Mark Foley Congressional Page Incident
The Mark Foley scandal, which broke in late September 2006, centers on soliciting e-mails and sexually suggestive instant messages sent by Mark Foley, a Republican Congressman from Florida, to teenaged boys who had formerly served as congressional pages. Investigation was closed by the FDLE on September 19, 2008 citing insufficient evidence to pursue criminal charges as both "Congress and Mr. Foley denied us access to critical data", said FDLE Commissioner Gerald Bailey. The scandal grew to encompass the response of Republican congressional leaders to previous complaints about Foley's contacts with the pages and inconsistencies in the leaders' public statements. There were also allegations that a second Republican Congressman, Jim Kolbe, had improper conduct with at least two youths, a 16-year old page and a recently graduated page.
The scandal led to Foley's resignation from Congress on September 29, 2006. In some quarters, the scandal is believed to have contributed to the Republican Party's loss of control over Congress in the November 7, 2006 election, as well as the end of House Speaker Dennis Hastert's leadership of the House Republicans. Kirk Fordham, chief of staff to Rep. Tom Reynolds and former chief of staff for Foley, also resigned as a result of the scandal.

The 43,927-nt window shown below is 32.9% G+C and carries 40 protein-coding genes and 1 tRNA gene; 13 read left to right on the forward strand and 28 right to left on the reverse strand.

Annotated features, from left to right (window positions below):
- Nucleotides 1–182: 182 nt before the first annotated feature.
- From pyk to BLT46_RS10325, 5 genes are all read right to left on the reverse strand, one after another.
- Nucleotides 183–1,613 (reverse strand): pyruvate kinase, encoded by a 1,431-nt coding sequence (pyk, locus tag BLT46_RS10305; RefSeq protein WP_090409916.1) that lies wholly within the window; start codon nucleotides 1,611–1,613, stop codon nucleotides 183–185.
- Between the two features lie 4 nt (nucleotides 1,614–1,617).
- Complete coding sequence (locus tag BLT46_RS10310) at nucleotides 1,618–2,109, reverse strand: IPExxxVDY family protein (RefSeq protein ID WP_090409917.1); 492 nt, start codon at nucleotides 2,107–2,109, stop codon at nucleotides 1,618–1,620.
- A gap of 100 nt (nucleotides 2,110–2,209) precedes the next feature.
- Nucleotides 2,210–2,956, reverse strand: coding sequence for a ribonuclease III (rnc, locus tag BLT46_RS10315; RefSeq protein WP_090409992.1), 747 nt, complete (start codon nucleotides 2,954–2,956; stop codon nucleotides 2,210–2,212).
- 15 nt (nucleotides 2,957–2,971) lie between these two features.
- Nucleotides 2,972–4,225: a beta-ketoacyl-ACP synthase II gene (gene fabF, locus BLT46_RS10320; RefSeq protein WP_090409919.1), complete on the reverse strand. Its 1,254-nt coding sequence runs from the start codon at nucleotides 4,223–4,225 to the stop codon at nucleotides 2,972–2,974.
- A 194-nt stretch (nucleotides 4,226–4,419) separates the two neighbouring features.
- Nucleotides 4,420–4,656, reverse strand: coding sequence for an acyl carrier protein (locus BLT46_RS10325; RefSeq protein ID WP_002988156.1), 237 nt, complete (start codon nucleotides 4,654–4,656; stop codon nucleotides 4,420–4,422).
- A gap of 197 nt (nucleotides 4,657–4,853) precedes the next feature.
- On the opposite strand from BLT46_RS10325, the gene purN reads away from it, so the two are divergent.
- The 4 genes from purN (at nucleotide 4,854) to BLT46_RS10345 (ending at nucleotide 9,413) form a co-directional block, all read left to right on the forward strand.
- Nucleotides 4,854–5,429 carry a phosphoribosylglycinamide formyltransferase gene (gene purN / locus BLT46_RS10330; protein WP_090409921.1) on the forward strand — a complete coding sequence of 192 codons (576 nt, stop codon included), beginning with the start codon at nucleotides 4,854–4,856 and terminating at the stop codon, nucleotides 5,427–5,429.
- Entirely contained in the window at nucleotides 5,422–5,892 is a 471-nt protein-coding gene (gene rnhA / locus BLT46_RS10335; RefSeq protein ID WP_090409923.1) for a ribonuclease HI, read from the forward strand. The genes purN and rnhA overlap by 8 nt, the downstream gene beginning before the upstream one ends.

Newsweek's June 7, 2010 issue's BACK STORY listed Foley, among others, as prominent conservative politician who had a record of anti-gay legislation and was later caught in a gay sex scandal.
The questionable conversations, which took place between 1995 and 2005, were investigated by the FBI for possible criminal violations. In September 2008, Florida officials investigating Foley decided not to charge him, citing a lack of evidence and the expiration of the statute of limitations. The House Ethics Committee investigated the response of the House Republican leadership and their staff to earlier warnings about Foley's conduct. In early October 2006, two news organizations anonymously quoted former pages who said that they had sexual liaisons with Foley after turning 18 and 21. Foley was chairman of the House Caucus on Missing and Exploited Children, which introduced legislation targeting sexual predators and created stricter guidelines for tracking them.
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